There are so many places to screw up while raising kids. How can anyone be "ON" all the time? I go to some of those PTO events and look at the Super Moms and think they must have all their shit together. They have the happiest kids and homes on Earth. At one time I'm pretty sure I was one of those Super Moms. I did it all and put in an extreme amount of time and effort into every little detail in regards to child rearing. Although I only had one or two kids at the time and I was ten years younger.
Over the years I've turned toward the dark side and may even be termed a slacker mom. I don't volunteer nearly as much as I should. I haven't made a lunch for any of my kids in five years. I could care less what they wear to school, and I'm always surprised when their school pictures come home and have to ask, "Yikes - you wore THAT?" I haven't read the school or PTO update in weeks. I always miss the sign up for clubs they want to join. We don't do the fundraisers unless it only involves writing a check - just can't bring myself to solicit family and neighbors with candy bars and wrapping paper they don't want.
Lately I've been wondering if my kids will look back and long for June Cleaver (from Leave it To Beaver), so I decided to put my best foot forward and be Super Mom for a week. I can do anything for a week, right? Every time I would normally say, "nope, can't help, I don't have time, or it's your homework/job/assignment, you figure it out," instead, I decided to say yes, and I can help to EVERYTHING. Here is the laundry list of what I did last week to transform myself into Super Mom:
- I actually watched my son in his soccer, hockey and gymnastics classes. I didn't work on anything else during my free period. I watched every boring minute.
- Four out of the five days, miscellaneous items were left at home (homework, lunch, water bottles, etc.) - I brought them to school and never brought up how irresponsible my children were once.
- I made healthy lunches for all five kids. I chopped peppers, cucumbers and carrots for dipping. I made gourmet sandwiches and salads. It took me 1.5 hours every night to complete the masterpieces.
- When the high school PPA called for help, I volunteered to deck the halls for homecoming. I also made 250 rice krispie squares for the kids to snack on while they decorated the gym.
- I tackled the Student Council poster for my 5th grader with great enthusiasm.
- Not a game, meet or practice was missed - which gave me the opportunity to bring an extra water bottle, power bar and smile to every event.
- I actually made dinner three nights in a row (not a super mom feat for most moms, but monumental for me.)
- When my 14 year old asked me to fire up the laser cutting machine to cut out letters (at 10:30 at night) that she needed for the next day , I said, "SURE"
- The kindergarten center needed volunteers for picture day, so I fixed hair and wiped dirty faces for three hours.
- I did 27 loads of laundry and folded every item, matched all the socks and placed them outside each laundry abuser's door.
- Instead of brushing my 5 year old off to one of his sisters when it came to bed time and book reading, I did it all myself no matter how exhausted I was.
- When I'm normally in bed by 10:00, that was when my day began with catching up on e-mails, laundry, dishes and cleaning.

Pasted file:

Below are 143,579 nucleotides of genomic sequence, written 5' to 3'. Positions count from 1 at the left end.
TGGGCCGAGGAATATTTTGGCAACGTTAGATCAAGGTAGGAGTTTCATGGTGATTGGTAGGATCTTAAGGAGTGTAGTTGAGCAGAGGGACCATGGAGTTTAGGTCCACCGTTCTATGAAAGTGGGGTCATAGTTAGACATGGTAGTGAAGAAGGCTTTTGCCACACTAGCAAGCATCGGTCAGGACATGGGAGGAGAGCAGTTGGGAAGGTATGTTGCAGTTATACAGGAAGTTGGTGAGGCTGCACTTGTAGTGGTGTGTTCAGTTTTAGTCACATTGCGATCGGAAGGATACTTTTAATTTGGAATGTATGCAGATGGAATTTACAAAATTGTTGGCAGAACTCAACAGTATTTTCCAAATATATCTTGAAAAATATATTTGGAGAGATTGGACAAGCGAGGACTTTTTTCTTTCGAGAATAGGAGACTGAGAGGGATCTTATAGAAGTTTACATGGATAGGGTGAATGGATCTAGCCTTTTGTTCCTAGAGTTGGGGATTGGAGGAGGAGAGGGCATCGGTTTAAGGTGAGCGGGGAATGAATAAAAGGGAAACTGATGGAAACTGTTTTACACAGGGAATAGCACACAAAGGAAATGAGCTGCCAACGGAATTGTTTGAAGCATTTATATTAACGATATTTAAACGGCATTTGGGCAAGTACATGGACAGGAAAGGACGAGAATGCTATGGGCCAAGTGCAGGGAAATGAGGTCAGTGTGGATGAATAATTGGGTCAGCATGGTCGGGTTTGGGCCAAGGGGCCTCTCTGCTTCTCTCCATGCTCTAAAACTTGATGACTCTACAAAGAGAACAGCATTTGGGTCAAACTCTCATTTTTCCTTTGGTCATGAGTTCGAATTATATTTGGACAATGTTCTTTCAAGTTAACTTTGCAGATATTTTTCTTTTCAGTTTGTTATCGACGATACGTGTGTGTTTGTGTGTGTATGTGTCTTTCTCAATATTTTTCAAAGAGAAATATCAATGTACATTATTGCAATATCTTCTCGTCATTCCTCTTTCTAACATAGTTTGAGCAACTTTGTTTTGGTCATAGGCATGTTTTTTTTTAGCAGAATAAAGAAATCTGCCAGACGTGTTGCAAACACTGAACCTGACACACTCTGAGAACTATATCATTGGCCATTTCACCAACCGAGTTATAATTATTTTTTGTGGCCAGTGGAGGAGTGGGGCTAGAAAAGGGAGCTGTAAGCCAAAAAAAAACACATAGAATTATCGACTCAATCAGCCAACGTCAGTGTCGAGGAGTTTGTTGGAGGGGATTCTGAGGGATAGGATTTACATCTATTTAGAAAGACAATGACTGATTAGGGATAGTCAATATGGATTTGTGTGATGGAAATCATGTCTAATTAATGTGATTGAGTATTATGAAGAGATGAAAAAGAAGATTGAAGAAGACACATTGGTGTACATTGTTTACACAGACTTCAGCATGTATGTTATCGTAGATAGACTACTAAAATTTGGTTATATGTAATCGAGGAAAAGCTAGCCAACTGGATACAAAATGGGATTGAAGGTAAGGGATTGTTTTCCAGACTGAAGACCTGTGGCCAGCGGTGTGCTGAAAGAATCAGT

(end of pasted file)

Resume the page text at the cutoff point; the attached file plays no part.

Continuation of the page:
Yes, I was a super mom for one full week. What did I get out of it? Gut wrenching disappointment. My son had no idea I was watching him in class and didn't really care. When I emptied lunch boxes that I lovingly filled the night before, I was so sad to see them half-filled with the healthy vegetables that took hours to chop. When I asked how the posters and laser-cut letters were received by my children's classmates, they responded, "it was fine." On my third night of making dinner, more than 3/4 was left because they didn't like it.
Two days after combing all those Kindergartner's hair, I receive a note home from school describing the latest lice breakout. I haven't stopped scratching since.
Intertwined in this weeks dirty laundry were a number of still folded CLEAN clothes. I washed, dried, sorted and folded last week, but they were too lazy to put it all away and it just ended up back into the laundry basket. On the last night of reading to my 5 year old, he asked for his sister to come back because she doesn't stop multiple times to make him read some of the words.
And finally, staying up late and getting up early caused me to be utterly exhausted. Since I was super mom, I tried to put on a good front and happy face, but internally I was crazed. I was crabby when responding to e-mails or phone calls and resented every time someone asked me for anything. I smiled to everyone's face, but muttered profanities under my breath.
All this proved to me is that being Super Mom isn't all it's cracked up to be. I asked my kids if they noticed a difference, and not one of them did. I was stretched beyond belief and the only glimmer of appreciation was from my oldest who said, "boy, I really like you making lunches. You haven't done that since I was in Kindergarten. It's awesome."
So I'm ditching most of the one-week efforts, but I think I'll keep the lunch part. As much as it pains me, that was the only thanks I've heard in a very long time.
The bottom line is, Super Moms can keep their title - it's not worth it. I'll make what I can special, but I'm not going to beat myself up about things I've missed. I think my kids would rather have me a little more relaxed with dirty dishes and clothes than a picture perfect household.
I am NOT June Cleaver. However, in real life the woman that played her, Barbara Billingsley, was a heavy smoker and divorced by the time her two real sons were two and four. Yep, being Super Mom is definitely over-rated.